- e. In the case of desert placers, the usual rules of stream deposition and of placer concentration are often subordinate to other factors. These conditions are discussed under the heading of DESERT PLACERS.
Longwell, Knopf and Flint (1948) present in concise language, a broad picture of fluvial processes and the movement of alluvial material by streams. Although this reference does not discuss the formation of placers it can serve as a quick review of fundamental principles. Jenkins (1946), in an article titled “New Technique Applicable to the Study of Placers,” discussed stream processes and their relation to placers in considerable detail. This well illustrated article is possibly the best single reference on the subject.
How Gold Concentrates in Placer Deposits
In theory, the richest part of a placer should be found near bedrock and, because of this, many people think that gold placers invariably are richer on bedrock than elsewhere within the deposit. On this basis, they believe that if indications of value are found in the upper horizons, pay gravel will surely be found on bedrock and countless mining ventures have been launched on this premise. Needless to say, many failed. In practice, it is not uncommon to find deposits in which the pay is scattered through a gravel mass without a significant bedrock enrichment. Some deposits, in fact, have their concentrations at the surface rather than on bedrock. This type of occurrence is explained in the section titled “Flood Gold Deposits.”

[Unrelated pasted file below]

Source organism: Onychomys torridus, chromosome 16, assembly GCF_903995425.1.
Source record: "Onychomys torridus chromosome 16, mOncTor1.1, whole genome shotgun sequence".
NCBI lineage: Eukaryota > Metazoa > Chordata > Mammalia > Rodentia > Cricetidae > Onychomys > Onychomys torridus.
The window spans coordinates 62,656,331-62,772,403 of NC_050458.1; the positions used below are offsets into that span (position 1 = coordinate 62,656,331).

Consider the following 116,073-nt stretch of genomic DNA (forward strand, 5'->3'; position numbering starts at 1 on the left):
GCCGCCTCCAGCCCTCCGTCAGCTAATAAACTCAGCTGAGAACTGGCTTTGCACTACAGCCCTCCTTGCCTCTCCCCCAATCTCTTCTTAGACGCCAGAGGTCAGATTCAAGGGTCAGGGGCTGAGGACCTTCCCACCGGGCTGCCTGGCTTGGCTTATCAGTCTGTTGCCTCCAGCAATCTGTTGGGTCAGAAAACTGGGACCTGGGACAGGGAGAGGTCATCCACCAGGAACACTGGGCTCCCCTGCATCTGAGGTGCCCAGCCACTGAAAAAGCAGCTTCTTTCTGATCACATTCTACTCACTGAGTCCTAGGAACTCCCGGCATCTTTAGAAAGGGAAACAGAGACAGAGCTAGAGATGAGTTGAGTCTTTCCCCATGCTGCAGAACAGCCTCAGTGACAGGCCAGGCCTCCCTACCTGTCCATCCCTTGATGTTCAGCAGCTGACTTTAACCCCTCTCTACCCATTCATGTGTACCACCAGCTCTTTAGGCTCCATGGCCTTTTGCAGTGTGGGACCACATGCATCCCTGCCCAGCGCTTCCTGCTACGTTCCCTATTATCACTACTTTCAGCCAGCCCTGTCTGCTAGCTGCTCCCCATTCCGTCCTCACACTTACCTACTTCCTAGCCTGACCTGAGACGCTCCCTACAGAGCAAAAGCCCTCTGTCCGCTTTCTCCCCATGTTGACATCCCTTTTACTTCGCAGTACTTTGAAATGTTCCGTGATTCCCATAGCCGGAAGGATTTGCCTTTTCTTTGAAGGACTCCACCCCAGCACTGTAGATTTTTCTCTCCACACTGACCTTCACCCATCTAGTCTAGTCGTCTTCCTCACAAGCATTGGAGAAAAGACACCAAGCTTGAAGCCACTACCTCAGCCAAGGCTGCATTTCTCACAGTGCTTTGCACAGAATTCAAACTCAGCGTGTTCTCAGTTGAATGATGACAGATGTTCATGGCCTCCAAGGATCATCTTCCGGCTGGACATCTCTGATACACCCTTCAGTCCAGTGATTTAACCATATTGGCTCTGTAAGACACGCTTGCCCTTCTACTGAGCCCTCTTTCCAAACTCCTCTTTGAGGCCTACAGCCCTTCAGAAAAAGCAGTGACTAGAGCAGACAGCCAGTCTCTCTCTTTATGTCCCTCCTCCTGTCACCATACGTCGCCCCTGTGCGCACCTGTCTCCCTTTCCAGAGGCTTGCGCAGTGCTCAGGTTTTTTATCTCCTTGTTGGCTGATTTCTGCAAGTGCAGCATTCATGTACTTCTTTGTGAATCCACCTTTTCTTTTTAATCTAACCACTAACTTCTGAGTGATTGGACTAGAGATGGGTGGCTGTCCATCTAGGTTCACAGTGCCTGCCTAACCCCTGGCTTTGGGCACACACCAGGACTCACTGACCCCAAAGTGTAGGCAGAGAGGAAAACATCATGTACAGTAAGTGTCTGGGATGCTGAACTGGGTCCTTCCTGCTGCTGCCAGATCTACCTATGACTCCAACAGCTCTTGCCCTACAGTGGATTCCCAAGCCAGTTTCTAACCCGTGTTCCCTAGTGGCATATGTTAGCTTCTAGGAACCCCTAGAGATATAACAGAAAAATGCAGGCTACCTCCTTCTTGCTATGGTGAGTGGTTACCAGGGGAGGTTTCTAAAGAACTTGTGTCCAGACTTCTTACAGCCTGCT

Another popular idea is that concentration of gold in a stream is analogous to concentration in a sluice box. But in nature the process is by no means this simple as will be shown in following paragraphs.
a. Bedrock concentration: